Be conservative with your accessories. Easy on the makeup, jewellery and nail-polish.
Be prepared for reaction to tattoos and piercings if you have them.
This is a touchy subject, but let's be honest. Some people are very judgemental. It may not be personal, but in terms of their clients and customers, they take that into consideration. I have seen it happen.
You may choose to remove your piercings and cover tattoos as much
as possible, or you may not. This is of course your call, but be aware that there are some positive and negative attitudes out there as well.
Clean, neat and conservative dress is important overall.
Suits or a sport-jacket, shirt and tie is best for the men. And not your Christmas tie either, even if it is the Christmas season!
There are people who think it's quite ok to inject their own brand of humor into any situation at any time. This is not one of those times. Save your flashing Santa tie for next year's Christmas Party, if you get hired!
Shower, and don't forget your deoderent, but don't use heavy colognes or perfumes. This can be annoying to interviewers if too strong.
Don't forget to brush your teeth and use mouthwash. No gum.
Men should shave early in the morning to avoid the problem bleeds. For men with facial hair, make sure it is well trimmed.
Arrival At The Business
Upon arrival, be aware of your actions while you wait.
Job-interview-jitters are one thing. Saying something you shouldn't in front of other staff is quite another, and you can be sure it will be repeated.
Other employees will take notice of you at this point.
It is not uncommon for an employer to ask for their general impression of you as well. In a smaller office, it isn't uncommon for the boss to take these opinions to heart. Afterall, he wants an employee who will blend in well with the rest of his staff.
A negative comment or two back to the boss can decide your fate just like that!
Also, at this point ask if you can leave your cell-phone with the reception staff. Don't take it in with you.
Remember that you don't really know who is interviewing you until you are in the room with them.
It's always a plus to have an "in" whenever you can.
You may know that the boss happens to be your next-door neighbor, or "her" child is great friends with your child at school. It's great to have some confidence that there is a commonality there that might help to swing things your way. And of course, this kind of thing happens alot.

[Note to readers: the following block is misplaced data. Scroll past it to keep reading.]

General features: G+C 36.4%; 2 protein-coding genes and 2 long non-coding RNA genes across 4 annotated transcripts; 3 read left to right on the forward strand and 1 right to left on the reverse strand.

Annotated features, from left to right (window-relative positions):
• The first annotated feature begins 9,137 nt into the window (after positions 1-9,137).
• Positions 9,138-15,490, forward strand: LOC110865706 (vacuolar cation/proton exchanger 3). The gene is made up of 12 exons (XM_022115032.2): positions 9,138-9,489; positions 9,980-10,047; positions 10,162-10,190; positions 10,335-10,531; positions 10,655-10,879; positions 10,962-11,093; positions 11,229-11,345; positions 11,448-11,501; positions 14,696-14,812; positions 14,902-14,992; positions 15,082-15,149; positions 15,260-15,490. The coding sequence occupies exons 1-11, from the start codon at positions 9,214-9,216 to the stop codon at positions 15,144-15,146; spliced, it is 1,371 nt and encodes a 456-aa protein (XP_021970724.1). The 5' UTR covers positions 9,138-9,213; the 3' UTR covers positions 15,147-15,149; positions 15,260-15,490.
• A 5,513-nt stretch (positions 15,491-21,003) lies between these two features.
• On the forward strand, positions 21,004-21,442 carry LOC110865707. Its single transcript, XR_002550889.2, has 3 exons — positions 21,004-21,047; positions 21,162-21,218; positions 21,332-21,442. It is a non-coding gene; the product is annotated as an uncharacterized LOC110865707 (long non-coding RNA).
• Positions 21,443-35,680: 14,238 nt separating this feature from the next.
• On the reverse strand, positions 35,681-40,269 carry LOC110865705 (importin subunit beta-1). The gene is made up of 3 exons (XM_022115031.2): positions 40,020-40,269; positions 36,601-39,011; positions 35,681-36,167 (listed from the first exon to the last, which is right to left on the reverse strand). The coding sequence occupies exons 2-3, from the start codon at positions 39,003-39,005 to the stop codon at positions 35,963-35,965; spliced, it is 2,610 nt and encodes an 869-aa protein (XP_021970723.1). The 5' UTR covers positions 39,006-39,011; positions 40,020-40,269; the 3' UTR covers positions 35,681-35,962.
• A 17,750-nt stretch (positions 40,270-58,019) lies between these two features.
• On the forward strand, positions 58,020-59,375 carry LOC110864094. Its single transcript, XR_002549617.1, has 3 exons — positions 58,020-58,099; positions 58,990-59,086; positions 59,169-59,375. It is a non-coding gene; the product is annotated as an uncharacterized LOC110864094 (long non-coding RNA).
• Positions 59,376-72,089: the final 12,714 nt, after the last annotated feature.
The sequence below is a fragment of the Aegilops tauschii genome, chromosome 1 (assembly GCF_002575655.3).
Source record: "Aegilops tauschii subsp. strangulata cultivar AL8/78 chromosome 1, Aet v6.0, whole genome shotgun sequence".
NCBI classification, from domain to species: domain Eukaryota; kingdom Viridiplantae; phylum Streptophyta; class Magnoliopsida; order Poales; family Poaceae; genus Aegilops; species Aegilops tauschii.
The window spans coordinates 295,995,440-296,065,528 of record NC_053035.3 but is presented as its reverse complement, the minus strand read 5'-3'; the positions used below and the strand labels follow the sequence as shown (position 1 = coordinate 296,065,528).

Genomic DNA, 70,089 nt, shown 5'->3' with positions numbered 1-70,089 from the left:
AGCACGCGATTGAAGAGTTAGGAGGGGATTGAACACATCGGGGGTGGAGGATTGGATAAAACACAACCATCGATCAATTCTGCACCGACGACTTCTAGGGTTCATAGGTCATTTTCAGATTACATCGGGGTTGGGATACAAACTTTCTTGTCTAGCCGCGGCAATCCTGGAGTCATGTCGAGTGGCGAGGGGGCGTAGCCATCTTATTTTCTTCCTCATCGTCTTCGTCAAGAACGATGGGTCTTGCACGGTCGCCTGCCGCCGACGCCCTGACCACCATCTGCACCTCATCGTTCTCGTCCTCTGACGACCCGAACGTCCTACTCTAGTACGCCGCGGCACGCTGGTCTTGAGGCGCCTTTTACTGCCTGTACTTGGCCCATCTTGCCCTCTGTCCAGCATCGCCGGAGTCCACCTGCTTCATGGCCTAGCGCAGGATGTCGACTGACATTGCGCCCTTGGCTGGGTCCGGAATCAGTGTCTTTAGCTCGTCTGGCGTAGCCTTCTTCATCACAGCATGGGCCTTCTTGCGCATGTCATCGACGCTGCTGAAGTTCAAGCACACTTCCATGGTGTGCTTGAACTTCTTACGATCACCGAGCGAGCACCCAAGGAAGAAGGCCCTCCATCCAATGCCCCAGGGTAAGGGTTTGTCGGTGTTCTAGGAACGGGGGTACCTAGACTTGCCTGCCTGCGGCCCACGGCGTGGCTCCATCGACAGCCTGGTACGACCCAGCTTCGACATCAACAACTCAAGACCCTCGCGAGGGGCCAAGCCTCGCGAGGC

But, you may find, that the boss and his or her partners are interviewing; the panel may consist of the employer plus Board members. Their opinions will carry weight, otherwise they wouldn't be involved in the process.
You may be surprised to find out that "who you know" isn't conducting the interview at all. A Human Resources team may be strictly responsible for the hiring process. The employer has chosen to rely on their recommendations alone.
The message here is to never assume anything.
Body Language And Mannerisms Can indicate
Job-Interview-Jitters and Disinterest
- Look enthused; demonstrate an air of self-confidence
- Make and maintain eye contact
- Speak clearly
- Do not chew gum
- Do not tap your foot or play with your hair
(this is a clear sign of your job-interview-jitters!)
- Don't yawn continuously
- Do not lean across the table, or rest your chin in your hands
- Sit up straight, hands folded on your lap
Do your best to hide your job-interview-jitters, and remain professional and courteous at all times.
Listen Closely To What Is Being Asked And Respond Accordingly
If asked to share a little bit of information about yourself, limit it to some points of interests like a few hobbies, a little bit of family life; keep it brief.
This is not an opportunity for your life-story, or drama.
Don't talk about the job-interview-jitters you are feeling.
Do not air your emotions regarding bitterness over a layoff, or your frustrations with job-searching. It may be tempting; you may think it is a good idea to appeal to the sympathies of the recruiter, but it isn't.
Restrain yourself. "Don't go there."
Ask a question or two when the opportunity presents itself.
If you didn't prepare anything in advance, during the progress of the interview is the best time to make mental notes to zero in on something the interviewer said, and ask about it further.
As previously mentioned, asking a question indicates "your" interest.
Know When To Leave
Usually the interviewer will conclude by standing and/or
expressing thanks to you for coming in. This is your cue to respond with a "thank you" in return.
You may ask for a company business card before you leave.
Don't hang around; don't make it a long goodbye. Usually, interviewers compare notes a little bit before the next interview. And, interviews could be running all day and on a very tight schedule. Respect that.
When you get home, you can promptly send off a brief interview thank you note to the employer. An email is acceptable. If you forgot to mention something during the interview process that you feel is important, you could mention it here.
This also serves as another reminder of your application, and the fact that you were courteous enough to send a thank you, when quite possibly no-one else did.
Again, be brief.
So many of the points and steps listed here may have seemed silly to mention.
What may seem common-sense and obvious to you or me though, is amazingly not obvious at all to a good number of people out there, and especially if this is their first job interview.
These points are not meant to frighten or terrify someone from having to go through the interview-process. Having been part of an interview team myself, it is meant to help you. It is meant to relieve your job-interview-jitters with as much advance planning as possible in order to make the interview itself as seamless and relaxed as it can and should be.